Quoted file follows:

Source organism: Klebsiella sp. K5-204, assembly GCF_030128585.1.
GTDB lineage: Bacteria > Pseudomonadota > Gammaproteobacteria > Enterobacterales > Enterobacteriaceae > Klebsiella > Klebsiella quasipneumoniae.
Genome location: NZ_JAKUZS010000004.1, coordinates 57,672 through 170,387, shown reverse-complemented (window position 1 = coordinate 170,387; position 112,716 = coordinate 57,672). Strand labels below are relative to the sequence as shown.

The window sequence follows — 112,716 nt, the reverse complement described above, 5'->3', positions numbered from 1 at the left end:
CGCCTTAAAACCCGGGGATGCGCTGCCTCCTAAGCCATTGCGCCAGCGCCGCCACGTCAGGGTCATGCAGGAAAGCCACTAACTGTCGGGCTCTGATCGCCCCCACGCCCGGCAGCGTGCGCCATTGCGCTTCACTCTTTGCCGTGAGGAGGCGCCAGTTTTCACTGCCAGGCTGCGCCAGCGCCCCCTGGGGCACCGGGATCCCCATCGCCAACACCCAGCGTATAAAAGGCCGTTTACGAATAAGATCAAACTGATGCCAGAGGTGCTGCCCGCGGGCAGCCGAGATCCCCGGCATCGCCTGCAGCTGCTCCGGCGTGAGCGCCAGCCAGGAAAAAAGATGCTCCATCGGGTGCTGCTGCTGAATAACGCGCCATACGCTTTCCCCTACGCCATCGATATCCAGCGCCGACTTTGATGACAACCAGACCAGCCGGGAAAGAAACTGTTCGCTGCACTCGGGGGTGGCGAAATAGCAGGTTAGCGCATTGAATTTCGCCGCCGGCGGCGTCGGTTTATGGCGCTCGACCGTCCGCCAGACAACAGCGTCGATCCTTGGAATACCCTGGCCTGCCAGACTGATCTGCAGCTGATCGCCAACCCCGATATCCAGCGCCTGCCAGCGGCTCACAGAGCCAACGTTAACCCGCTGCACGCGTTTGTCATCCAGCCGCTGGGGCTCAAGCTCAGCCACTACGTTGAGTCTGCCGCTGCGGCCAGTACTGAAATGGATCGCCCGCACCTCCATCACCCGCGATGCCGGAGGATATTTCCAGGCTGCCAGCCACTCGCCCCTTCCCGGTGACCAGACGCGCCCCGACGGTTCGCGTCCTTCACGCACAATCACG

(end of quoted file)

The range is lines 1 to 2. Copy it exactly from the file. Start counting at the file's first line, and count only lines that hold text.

Source organism: Klebsiella sp. K5-204, assembly GCF_030128585.1.
GTDB lineage: Bacteria > Pseudomonadota > Gammaproteobacteria > Enterobacterales > Enterobacteriaceae > Klebsiella > Klebsiella quasipneumoniae.